The Duke-Kansas match-up promised to showcase some of the best incoming freshmen in the country in Duke’s foursome of Jayson Tatum, Harry Giles, Frank Jackson and Marques Bolden along with Kansas’ Josh Jackson and Udoka Azubuike. All six players were in the building on Tuesday night, but Tatum, Giles and Bolden spent the night at the end of the Duke bench dressed in suits waiting for preseason injuries to heal.
Frank Jackson stepped up big for Duke hitting that late three-point shot to knot the score at 75 and Azubuike battled Duke senior Amile Jefferson in collecting a game high 12 rebounds, but it was Josh Jackson who turned in the most impressive performance among the game’s freshmen.
A long, wiry, 6-8 wing with a body similar to recent Kansas player Kelly Oubre, Jr. now playing with the Washington Wizards, Jackson impacts the game with his quickness, length and instincts to score. He displayed his body control driving to the ball to the rim and frustrating a shot blocker by finishing on the other side of the rim. He intercepted a pass in the Duke forecourt, outraced Duke defenders to the Kansas basket and threw down a one-hand dunk.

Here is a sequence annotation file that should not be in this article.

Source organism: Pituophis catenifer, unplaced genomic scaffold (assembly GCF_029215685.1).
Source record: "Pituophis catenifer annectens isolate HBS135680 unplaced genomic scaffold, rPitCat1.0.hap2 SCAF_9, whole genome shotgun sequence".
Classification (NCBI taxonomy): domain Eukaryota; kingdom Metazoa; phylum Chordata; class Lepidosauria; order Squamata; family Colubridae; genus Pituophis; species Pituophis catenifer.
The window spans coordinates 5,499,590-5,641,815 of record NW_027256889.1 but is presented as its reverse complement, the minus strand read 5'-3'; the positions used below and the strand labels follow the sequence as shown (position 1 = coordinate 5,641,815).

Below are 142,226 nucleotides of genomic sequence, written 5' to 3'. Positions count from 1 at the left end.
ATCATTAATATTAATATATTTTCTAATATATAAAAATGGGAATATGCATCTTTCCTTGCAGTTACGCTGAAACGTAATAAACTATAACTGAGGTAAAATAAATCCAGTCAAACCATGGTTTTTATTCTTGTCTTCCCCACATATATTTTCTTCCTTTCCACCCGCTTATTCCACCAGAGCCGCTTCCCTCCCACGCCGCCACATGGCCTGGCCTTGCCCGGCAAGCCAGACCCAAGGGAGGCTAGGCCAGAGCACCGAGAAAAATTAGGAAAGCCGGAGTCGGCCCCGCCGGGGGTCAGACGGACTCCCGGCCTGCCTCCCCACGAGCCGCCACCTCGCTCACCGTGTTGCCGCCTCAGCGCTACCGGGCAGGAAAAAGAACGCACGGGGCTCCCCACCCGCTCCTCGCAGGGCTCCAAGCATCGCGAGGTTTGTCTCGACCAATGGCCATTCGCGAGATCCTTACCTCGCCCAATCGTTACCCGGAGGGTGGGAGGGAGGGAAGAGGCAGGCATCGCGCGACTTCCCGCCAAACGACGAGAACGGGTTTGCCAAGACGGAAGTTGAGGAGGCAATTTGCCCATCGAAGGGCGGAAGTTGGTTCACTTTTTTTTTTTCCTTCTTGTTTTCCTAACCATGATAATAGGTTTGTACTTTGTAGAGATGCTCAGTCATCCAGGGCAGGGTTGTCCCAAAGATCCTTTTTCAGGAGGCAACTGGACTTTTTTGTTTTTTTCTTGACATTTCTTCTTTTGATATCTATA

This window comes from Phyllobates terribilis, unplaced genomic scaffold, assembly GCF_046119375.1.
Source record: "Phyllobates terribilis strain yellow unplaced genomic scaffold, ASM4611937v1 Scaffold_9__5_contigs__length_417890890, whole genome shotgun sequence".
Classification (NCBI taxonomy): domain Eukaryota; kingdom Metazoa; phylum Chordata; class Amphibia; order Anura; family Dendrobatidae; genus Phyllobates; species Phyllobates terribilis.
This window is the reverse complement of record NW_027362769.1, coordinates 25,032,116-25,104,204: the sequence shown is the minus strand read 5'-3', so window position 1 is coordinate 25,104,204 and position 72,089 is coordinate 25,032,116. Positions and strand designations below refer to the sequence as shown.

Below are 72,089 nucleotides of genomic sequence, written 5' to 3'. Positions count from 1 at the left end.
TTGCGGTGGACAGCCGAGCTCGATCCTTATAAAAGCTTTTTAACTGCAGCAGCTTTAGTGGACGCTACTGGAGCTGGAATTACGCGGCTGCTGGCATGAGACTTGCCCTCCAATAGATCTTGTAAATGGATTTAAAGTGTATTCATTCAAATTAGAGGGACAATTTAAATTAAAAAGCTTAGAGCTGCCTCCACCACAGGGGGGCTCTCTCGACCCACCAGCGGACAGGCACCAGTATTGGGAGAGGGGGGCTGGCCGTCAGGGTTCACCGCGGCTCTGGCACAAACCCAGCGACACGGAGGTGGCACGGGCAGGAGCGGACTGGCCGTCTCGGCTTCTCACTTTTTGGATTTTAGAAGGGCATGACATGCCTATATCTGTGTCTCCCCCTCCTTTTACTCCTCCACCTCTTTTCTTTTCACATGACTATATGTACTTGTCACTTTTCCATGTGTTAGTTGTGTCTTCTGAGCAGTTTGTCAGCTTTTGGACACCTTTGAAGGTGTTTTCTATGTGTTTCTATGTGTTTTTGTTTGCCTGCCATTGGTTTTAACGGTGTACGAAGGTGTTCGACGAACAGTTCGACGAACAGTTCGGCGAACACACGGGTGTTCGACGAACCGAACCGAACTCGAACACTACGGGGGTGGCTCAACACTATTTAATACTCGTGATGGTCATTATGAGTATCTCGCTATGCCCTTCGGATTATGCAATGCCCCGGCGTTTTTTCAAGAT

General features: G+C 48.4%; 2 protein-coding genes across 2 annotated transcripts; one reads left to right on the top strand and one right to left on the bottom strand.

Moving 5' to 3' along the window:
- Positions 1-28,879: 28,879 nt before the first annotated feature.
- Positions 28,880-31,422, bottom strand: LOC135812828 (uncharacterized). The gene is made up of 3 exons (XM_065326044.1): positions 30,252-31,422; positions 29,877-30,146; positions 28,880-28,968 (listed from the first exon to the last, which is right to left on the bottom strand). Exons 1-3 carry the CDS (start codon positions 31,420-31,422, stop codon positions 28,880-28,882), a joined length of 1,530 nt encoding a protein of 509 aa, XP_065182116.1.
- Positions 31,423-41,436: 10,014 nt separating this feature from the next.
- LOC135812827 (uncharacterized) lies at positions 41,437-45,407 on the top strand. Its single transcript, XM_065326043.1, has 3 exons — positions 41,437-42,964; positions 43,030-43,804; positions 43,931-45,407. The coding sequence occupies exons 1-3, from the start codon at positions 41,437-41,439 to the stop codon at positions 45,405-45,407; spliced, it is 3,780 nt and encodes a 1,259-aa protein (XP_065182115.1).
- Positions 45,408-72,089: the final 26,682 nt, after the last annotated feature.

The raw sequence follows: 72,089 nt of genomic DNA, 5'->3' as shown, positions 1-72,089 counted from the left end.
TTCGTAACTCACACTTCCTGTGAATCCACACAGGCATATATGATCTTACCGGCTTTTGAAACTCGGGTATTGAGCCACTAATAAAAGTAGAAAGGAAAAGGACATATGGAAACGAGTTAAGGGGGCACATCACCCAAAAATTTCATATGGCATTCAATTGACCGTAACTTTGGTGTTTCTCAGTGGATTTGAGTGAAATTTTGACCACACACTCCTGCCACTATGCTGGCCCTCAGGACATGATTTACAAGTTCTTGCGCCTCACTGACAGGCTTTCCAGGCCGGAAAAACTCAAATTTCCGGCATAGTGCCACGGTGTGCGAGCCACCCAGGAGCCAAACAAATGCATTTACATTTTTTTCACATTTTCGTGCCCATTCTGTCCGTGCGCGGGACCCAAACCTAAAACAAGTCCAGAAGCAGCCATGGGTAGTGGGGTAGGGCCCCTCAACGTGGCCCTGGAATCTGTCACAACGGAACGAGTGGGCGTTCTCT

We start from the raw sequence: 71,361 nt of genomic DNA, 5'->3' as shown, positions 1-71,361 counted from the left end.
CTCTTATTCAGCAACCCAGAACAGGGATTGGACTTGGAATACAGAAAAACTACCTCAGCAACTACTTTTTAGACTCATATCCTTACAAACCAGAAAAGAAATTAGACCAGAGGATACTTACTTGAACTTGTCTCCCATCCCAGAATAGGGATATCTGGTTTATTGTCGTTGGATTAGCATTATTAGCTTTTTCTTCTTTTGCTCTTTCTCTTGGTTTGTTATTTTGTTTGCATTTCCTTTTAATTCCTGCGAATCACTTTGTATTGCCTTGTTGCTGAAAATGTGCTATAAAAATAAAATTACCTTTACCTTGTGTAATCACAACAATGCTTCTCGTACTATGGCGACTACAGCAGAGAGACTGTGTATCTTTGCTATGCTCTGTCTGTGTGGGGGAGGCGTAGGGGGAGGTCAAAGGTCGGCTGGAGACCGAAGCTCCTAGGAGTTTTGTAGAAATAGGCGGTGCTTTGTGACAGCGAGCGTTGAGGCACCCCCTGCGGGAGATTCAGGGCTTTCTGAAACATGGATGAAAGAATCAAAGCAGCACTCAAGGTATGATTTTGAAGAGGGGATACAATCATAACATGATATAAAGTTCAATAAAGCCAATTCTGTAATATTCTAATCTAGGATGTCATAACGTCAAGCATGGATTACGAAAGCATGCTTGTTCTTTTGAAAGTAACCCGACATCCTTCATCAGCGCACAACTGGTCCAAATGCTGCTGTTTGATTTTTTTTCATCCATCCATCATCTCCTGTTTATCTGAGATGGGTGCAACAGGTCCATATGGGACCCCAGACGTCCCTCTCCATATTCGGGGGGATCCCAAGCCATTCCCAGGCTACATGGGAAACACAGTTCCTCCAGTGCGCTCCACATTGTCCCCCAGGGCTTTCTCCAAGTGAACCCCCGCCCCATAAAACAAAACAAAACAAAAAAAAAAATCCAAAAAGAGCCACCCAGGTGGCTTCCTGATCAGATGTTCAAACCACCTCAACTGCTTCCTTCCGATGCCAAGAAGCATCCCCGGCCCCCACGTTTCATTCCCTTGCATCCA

A right hand dominant player, Jackson also puts the ball on the deck with his left hand, passes off his left hand dribble and scores at the rim with his left hand. A native of Michigan, Jackson connected on one of two shots from distance, a good-looking pull-up jumper going to his left. He also showed an ability in the screen-and-roll game popping out of a pick and connecting on a long two-point jump shot.
“Josh was great,” said Self. “He was the best player in the game at the start of the second half.” Foul trouble limited Jackson all game and he had only 18 minutes on his line score when he fouled out. Jackson was called for a technical foul when he batted a ball out of frustration accounting for one of his fouls. “He has to learn to be able to contain his emotions better,” said Self. “But he’s one heck of a talent.”
Kennard, a 6-6 sophomore shooting guard, led Duke with 22 points and five assists and spearheaded the Blue Devils’ comeback effort. A left handed shooter known for his sweet stoke, Kennard displayed a more expanded offensive skill set than the one he showed in two Duke victories in Madison Square Garden last season.